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Everyone who watches football sees himself as a manager. Be it that they watch their team at Griffin Park or Stamford Bridge; they ‘know’ that the defensive line is too high, they ‘know’ who to bring on, and most pertinently they ‘know’ that they are right.
John Boileau typified this notion in 2006. He had an accomplished CV. He had taken his hometown club, Nuneaton Borough, to the Championship from the Conference North in merely eight seasons. He also had an impressive European pedigree having guided Rushden and Diamonds to the Champions League Final, “narrowly losing out to Ajax in extra time”.
The Football Manager 2005 aficionado applied for the ‘real-life’ managerial position at Middlesbrough Football Club. Courteously, Middlesborough Chairman Steve Gibson humoured the aspiring manager with a rejection, which included the admission: “Quite frankly we were of the opinion your tenure with us would have been short-lived, as your undoubted talent would result in one of the big European Clubs [sic] seeking your services.”
It was obviously not to be for Boileau, but the realism of such a game has made the aspiration of becoming a football manager, somewhat more tangible. Gone are the days that a football manager is an ex-professional, who merely uses his former glories as inspiration for his players. A football manager was once “one of the bottle”, as Jose Mourinho proclaimed in his introductory press conference at Chelsea in 2003.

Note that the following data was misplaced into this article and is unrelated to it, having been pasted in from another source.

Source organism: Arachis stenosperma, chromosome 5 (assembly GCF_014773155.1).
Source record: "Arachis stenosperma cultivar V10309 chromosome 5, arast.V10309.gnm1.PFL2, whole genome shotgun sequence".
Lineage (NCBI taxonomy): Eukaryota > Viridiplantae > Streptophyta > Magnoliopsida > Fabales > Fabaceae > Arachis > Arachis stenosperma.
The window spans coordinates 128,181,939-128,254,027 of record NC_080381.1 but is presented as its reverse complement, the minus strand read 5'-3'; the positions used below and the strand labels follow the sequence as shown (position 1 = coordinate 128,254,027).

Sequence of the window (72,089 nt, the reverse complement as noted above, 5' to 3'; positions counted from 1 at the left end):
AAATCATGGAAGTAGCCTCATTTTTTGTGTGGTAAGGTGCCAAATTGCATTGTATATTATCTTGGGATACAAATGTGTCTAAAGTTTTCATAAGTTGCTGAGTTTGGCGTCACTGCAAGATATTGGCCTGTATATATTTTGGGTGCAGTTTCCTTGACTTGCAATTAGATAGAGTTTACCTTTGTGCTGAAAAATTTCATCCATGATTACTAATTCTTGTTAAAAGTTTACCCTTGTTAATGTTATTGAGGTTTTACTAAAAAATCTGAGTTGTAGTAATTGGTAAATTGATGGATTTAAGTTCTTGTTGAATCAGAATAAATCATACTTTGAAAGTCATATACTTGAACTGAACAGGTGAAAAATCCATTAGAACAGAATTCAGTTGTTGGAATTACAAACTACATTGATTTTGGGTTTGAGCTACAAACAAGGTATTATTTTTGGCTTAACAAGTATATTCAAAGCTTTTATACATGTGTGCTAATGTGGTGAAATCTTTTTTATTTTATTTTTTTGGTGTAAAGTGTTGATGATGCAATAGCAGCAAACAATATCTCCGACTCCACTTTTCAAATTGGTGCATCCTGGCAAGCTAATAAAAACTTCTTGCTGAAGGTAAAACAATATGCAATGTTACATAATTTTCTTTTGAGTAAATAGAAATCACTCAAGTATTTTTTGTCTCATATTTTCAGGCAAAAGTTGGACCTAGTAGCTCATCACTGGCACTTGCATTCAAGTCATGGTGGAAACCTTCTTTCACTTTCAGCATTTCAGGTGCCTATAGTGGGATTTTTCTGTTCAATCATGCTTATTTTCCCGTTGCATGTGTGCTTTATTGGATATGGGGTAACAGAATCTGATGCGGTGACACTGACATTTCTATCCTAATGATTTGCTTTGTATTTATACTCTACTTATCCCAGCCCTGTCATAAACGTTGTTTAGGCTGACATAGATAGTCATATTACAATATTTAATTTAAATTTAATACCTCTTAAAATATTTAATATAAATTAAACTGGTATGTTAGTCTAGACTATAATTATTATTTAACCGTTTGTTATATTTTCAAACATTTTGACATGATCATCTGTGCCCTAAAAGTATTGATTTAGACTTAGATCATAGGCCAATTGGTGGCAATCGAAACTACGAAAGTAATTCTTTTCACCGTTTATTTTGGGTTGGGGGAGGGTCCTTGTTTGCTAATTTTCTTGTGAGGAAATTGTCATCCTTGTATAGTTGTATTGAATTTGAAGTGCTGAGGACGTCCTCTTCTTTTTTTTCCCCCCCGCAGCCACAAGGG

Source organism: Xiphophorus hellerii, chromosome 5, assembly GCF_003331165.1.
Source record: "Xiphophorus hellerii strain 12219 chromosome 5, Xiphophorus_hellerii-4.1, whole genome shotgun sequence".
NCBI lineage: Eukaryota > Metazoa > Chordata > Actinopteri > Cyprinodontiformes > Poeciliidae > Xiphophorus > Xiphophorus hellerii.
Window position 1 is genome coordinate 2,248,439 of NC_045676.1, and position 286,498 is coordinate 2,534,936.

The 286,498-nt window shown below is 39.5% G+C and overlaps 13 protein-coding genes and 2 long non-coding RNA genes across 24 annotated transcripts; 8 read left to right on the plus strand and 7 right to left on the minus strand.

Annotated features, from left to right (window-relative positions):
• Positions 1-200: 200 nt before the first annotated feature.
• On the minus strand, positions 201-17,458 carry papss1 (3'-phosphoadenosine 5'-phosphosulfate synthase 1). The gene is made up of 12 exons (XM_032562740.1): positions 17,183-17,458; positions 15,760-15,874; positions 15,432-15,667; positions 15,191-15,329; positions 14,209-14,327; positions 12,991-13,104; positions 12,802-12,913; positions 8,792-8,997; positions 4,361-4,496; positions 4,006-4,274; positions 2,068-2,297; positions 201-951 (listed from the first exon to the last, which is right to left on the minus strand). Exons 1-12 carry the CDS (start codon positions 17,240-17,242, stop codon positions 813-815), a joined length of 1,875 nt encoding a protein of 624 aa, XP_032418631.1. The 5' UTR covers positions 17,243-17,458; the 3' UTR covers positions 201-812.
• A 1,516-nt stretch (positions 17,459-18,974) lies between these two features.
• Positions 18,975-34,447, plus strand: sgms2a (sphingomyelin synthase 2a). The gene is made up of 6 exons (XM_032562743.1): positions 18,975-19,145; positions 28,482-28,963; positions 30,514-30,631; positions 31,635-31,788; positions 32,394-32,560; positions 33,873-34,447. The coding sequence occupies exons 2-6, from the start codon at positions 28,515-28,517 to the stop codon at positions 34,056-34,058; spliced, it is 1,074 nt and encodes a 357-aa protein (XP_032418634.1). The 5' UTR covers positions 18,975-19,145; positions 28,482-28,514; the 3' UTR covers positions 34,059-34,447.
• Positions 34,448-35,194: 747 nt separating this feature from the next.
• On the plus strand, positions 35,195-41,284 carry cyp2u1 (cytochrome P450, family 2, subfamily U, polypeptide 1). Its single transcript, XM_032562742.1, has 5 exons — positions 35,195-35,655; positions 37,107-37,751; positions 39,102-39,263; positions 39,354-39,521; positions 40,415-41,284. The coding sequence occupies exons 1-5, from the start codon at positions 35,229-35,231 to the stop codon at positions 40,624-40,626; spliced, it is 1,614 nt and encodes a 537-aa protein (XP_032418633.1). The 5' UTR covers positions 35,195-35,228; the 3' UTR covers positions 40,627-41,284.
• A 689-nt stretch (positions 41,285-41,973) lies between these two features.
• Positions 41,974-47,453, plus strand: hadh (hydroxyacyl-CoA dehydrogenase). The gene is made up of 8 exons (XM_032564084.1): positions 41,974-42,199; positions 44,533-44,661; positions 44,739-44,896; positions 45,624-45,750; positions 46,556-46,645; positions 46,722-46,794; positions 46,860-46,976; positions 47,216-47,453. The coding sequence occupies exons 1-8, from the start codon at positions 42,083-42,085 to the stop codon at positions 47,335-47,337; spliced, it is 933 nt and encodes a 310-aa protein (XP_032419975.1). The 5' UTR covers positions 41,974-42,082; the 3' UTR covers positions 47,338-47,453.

‘The special one’ epitomised a growing trend of technical coaches. He was a student of the game, much like his ‘eyes and ears’ Andre Villas-Boas, Chelsea’s new manager. Villas-Boas was not interested in scoring the winning goal at the Bernebeau or playing that incisive pass at the Theatre of Dreams: he wanted to be a scout. Having approached the late Sir Bobby Robson when he managed Porto, the young Portuguese’s tactical nous, understanding of the game, and persistence was so impressive that Sir Bobby took him under his wing.
For Villas-Boas, successful spells at Porto, Chelsea and Inter Milan, as Mourinho’s chief opposition scout, were to follow. Having steered Academica de Coimbra to safety in his first managerial role in 2009, the 32-year-old was recruited by boyhood club Porto where he won four trophies in his debut season (2010). The result was a call from west London. He was following in his former master’s footsteps and was no longer “one of the bottle”.
Villas-Boas is one of a number of a new breed of manager- one who studies the game. Football management is not one of those professions, which characteristically draws the best and brightest minds. However, this stigma is being eradicated and this perception challenged. Rather than applying for those 10-week internships at Canary Wharf, maybe the touchline at Iffley Road beckons. Pestering OUAFC manager Phill Heath would not be a bad start. I also hear Football Manager 2012 is released soon.